Wednesday, 21 November 2018
IN a change to the programme, society secretary Peter Delaney gave a presentation on the Robert Piggott junior and infant schools at May’s meeting.
He gave a history of the Piggott family, who came to England at the time of the Norman invasion.
William Piggott was a farmer born in Wargrave in 1682 who married Martha Turner, of another Wargrave farming family.
Only three of their children survived beyond childhood: John, born in 1720, Robert, born in 1724, and Ann, born in 1735.
John gave land for the building of a parish workhouse in 1770, with the buildings later used for the infant school, while Robert was a farmer and a churchwarden at St Mary’s Church who inherited several buildings, including properties in London, from his second wife Elinor Brookhurst.
When Robert died in August 1798, his will stated that boys at the village schools were to be taught “reading, writing, arithmetic and other useful learning”, while girls were to be taught “reading and sewing plain work”.
He also set out the rules for the management of the school, including the salary of the master and mistress and payments made to the parents of pupils for their maintenance and clothing.
The schools are believed to have been founded in 1794 and the trustees first met in April 1799.
They were housed in cottages in the High Street until 1828 and later another school was opened on land given by Lord Braybrooke in 1862 to provide for 100 boys and 100 girls.
As pupil numbers continued to increase, the infant school moved from School Hill in 1910 and then to the current premises in Beverley Gardens in 1963. In the Thirties the School Hill site was overcrowded.
Under the 1936 Education Act, if a community raised a quarter of the cost of a new senior school, the rest of the funding would be provided from public funds.
Wargrave vicar Canon Stephen Winter set about the task with the help of surrounding parishes, including Sonning, Hurley, Twyford, Hurst, Waltham St Lawrence and White Waltham.
The foundation stone for the new boys’ school, called the Piggott School, was laid in October 1939 by the Lord Lieutenant of Berkshire and dedicated by the Bishop of Oxford.
The school was opened in September 1940. It was designed to accommodate 320 pupils and opened with 170, which rose to almost 300 by 1948.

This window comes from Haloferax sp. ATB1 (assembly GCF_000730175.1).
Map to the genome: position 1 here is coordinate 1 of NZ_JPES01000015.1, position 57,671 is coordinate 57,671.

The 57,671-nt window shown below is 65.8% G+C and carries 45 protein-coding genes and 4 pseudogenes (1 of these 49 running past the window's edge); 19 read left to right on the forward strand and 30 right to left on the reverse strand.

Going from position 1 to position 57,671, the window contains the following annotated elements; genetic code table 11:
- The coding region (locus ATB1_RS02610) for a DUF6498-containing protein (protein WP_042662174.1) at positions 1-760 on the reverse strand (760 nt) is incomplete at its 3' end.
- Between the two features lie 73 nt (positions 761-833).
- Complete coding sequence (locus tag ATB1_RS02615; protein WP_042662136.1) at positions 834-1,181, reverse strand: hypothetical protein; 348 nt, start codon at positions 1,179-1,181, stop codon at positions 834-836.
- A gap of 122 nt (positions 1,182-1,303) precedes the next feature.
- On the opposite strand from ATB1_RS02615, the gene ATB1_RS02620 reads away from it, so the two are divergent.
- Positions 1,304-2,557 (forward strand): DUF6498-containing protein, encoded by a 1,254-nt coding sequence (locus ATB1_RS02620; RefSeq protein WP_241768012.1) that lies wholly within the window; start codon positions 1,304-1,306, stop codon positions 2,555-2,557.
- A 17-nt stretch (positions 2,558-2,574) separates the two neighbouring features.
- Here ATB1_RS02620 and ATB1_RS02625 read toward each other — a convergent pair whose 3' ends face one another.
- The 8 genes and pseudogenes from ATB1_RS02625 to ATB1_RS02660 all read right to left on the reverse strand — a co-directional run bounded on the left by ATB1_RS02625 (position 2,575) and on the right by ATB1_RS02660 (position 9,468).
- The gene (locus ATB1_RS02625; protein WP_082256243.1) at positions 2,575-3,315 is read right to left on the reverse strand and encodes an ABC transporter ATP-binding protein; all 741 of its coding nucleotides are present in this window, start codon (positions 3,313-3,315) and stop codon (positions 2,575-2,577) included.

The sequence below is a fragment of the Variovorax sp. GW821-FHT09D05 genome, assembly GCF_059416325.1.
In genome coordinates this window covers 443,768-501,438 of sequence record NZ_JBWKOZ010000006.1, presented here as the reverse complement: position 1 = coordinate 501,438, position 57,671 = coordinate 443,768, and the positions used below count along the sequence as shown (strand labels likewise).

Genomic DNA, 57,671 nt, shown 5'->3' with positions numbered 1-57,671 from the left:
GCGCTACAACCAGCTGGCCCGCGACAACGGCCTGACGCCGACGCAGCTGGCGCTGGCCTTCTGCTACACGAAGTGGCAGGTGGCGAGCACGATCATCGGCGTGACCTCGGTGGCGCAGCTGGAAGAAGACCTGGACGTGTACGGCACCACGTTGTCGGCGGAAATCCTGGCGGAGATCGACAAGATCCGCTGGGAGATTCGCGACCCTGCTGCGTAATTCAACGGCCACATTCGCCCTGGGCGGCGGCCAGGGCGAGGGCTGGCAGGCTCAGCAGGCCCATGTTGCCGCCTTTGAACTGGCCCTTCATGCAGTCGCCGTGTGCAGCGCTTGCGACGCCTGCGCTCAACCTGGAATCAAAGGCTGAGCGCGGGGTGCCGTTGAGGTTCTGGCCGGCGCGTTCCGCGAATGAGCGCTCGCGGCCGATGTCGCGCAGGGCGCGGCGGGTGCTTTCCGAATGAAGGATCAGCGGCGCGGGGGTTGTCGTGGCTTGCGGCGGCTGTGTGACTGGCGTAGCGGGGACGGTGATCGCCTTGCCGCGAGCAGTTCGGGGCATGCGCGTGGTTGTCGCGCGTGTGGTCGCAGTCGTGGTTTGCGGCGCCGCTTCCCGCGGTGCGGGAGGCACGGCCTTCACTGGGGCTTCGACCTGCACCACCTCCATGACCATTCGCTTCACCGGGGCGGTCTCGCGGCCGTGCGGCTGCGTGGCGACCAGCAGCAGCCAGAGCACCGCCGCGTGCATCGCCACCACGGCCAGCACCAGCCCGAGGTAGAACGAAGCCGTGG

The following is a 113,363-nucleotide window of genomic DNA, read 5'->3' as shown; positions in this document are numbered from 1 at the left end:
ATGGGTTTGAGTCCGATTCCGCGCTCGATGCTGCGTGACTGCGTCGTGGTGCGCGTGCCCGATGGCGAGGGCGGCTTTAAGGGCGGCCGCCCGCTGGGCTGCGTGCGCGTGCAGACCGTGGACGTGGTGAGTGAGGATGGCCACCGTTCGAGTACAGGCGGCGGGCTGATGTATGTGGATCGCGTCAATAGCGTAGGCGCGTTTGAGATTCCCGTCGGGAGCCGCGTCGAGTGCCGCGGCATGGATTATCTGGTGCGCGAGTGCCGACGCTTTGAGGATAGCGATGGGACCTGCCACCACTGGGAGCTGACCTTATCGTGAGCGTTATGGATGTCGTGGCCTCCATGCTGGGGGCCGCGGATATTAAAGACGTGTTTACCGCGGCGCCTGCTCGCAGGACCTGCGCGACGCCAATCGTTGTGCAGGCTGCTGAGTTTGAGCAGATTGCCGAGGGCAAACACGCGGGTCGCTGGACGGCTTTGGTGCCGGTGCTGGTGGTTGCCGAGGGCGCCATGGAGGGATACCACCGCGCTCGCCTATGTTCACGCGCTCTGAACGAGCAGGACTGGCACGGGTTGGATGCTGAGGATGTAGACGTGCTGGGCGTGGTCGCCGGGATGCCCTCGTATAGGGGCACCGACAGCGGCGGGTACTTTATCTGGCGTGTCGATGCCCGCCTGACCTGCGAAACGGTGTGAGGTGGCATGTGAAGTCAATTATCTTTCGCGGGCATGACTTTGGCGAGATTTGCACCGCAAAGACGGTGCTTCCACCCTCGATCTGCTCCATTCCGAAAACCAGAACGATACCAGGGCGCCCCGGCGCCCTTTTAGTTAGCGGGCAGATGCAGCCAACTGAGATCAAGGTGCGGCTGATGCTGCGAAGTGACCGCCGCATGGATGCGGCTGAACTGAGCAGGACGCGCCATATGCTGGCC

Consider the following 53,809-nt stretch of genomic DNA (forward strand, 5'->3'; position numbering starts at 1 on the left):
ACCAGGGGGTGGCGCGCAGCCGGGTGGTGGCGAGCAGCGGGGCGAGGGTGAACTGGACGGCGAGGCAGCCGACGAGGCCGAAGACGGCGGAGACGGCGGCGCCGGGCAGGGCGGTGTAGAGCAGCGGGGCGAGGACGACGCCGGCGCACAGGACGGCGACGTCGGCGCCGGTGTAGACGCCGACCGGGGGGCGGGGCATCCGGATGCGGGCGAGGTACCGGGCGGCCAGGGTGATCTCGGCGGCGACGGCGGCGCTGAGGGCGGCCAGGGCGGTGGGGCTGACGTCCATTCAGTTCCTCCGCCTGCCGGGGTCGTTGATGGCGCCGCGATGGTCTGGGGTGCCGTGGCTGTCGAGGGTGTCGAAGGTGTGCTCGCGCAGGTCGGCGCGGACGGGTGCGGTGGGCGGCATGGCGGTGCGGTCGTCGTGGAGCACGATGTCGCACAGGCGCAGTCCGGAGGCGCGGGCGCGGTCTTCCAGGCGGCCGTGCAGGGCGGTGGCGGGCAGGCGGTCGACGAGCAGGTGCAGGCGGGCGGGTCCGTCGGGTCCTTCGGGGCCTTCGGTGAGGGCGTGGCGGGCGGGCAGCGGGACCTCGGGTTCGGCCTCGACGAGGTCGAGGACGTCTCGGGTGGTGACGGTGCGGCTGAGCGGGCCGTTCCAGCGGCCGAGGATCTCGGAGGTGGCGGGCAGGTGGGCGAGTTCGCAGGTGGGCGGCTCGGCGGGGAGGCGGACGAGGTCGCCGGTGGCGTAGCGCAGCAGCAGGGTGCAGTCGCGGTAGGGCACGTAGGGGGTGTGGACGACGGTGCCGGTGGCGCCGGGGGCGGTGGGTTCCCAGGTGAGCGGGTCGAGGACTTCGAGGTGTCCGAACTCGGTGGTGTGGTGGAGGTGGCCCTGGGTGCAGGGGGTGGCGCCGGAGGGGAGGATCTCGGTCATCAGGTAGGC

Rural studies was part of the early curriculum, teaching students how to rear animals and run an orchard. The students were also taught crafts such as woodwork and metalwork.
Teacher Maurice Willis joined the staff in 1946 and under his guidance the boys built and ran a weather station in 1949, which was officially recognised by the Met Office and reported by BBC Television on Pathé Newsreel.
This was followed by the building of a telescope for astronomical work.
A separate dining hall and kitchen was built in the Fifties and an additional building followed in the early Sixties.
At the end of the decade, another building was erected after the school leaving age was raised and a sixth form was also started.
New housing in Wargrave and Twyford led to a need for more teaching space, which was put up on the school playing fields. The site was extended to both the north and south to create new sports pitches.
The first two new buildings opened in September 1970 followed by a pair of classrooms and practice rooms for music teaching, five laboratories, a suite of maths classrooms and a sports hall.
In 1983 the Piggott School was at risk of closure due to a plan by Berkshire County Council to re-organise secondary education in the Maidenhead area.
Following community support for the school, none of them was closed.
The school has recently expanded again with a sixth form teaching block and fitness suite, while it is also now a Church of England academy.
It has had just five headteachers since 1940: Clement Bush; Douglas Waghorn (from 1961); Keith Atton (from 1988); Hilary Winter (from 2007); and current head Derren Gray.
Mr Delaney’s presentation ended with a film made by the school in 1949 about its weather station.
The next meeting will be on Tuesday, June 12, when Ian Wheeler, author of a book on Fairmile Hospital in Cholsey, will talk about the history of the Victorian asylum.
The society will visit Dorney Court in Buckingham-
shire in July.
On Tuesday, September 11, Joe and Joy Haynes will speak about the history of Wargrave Theatre Workshop.
Meetings take place at the Old Pavilion in the recreation ground, off Recreation Road, starting at 8pm.
For more information, call Peter Delaney on 0118 940 3121 or visit www.wargrave
28 May 2018
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